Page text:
America has been shifting away from a mindset of personal responsibility since the 1960s. There was a brief intermission when things were looking up in the 1980s, but that quickly faded after Ronald Reagan left the White House. This is why when looking at the big picture, dissolving the Department of Education is a microcosm of what must be done to much of the federal government as a whole. It’s the most obvious example of overreach, unnecessary bureaucracy, and wasted taxpayer dollars. As such, eliminating it would be an excellent guide for future acts of deconstruction that are also needed in DC. If we don’t immediately begin chopping away at the bloat, the big-government monstrosity will continue to grow.

Applying Reagan’s concepts of Federalism to slice the fat in DC may seem radical today just as it seemed radical when Reagan was in office. He had few government-limiting allies within the GOP which is why he couldn’t cut nearly as much as he would have liked. Today, it’s much worse as both major parties seem to be racing to see who can grow DC power the fastest. It’s time to start dismantling the administration state one agency, program, committee, and department at a time. The Department of Education is a prime candidate to face the guillotine first.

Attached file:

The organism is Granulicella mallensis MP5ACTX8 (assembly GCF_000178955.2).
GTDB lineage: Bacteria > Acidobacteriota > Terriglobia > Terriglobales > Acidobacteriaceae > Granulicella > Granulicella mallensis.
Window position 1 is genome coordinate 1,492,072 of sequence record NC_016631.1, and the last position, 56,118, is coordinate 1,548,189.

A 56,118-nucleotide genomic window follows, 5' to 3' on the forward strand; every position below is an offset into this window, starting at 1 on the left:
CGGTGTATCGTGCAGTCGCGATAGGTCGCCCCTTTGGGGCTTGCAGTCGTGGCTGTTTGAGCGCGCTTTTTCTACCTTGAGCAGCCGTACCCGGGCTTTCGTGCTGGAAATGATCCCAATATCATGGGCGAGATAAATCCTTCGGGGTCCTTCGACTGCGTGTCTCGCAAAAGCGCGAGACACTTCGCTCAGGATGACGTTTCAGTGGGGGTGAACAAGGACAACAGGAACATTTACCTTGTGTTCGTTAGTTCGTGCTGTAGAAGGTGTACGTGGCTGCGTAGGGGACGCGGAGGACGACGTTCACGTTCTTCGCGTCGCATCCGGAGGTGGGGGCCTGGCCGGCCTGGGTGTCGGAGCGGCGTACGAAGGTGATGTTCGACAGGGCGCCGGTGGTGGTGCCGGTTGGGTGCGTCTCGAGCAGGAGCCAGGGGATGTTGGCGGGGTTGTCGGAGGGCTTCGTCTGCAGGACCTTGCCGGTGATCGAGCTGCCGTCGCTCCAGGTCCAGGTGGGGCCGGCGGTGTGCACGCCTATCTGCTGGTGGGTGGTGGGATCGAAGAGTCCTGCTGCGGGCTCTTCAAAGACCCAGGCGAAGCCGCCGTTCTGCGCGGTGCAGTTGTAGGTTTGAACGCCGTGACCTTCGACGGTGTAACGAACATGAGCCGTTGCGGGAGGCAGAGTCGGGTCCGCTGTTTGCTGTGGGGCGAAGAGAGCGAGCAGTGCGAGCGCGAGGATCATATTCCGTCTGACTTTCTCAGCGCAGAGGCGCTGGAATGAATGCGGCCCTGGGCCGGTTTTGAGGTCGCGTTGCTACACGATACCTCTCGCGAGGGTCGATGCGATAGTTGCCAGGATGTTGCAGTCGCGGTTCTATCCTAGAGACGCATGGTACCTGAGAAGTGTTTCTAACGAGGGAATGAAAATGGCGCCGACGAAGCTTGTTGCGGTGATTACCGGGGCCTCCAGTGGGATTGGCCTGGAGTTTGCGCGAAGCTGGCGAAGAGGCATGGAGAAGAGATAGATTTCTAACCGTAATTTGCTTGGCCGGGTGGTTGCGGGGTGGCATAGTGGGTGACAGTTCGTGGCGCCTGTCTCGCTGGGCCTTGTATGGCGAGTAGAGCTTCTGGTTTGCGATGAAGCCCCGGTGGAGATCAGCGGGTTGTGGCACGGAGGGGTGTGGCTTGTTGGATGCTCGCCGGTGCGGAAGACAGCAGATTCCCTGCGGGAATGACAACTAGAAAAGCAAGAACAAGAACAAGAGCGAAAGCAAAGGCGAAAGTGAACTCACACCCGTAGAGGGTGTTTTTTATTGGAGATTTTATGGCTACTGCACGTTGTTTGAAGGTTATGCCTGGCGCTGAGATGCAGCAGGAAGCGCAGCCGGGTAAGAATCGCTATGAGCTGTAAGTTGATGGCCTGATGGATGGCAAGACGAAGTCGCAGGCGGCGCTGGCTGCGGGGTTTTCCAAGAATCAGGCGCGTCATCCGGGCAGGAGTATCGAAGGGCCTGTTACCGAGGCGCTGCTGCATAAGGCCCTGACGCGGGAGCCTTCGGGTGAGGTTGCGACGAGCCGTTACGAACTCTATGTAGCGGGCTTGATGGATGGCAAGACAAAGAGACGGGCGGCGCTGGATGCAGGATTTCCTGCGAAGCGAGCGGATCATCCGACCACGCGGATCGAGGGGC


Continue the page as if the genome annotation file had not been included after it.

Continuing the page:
Briefly…

There seem to be a lot of Democrats complaining that the leader of the DNC announced there’s no room for pro-lifers in his party. Most Democrats are pro-choice, but even many of abortionists are saying that the issue is too polarizing for the party to take such a strict stance that alienates a small portion of their party. Obviously, pro-life Democrats are furious.

Why should they be? The party has made no secret of their stance on abortion in the recent past. Coming out and declaring that members of the party need to be pro-choice is not only expected but welcomed, at least by those who want to be politically honest. Being a pro-life Democrat is essentially saying, “I believe in most of what my party believes but I accept they will never do a thing I want them to when it comes to abortion.”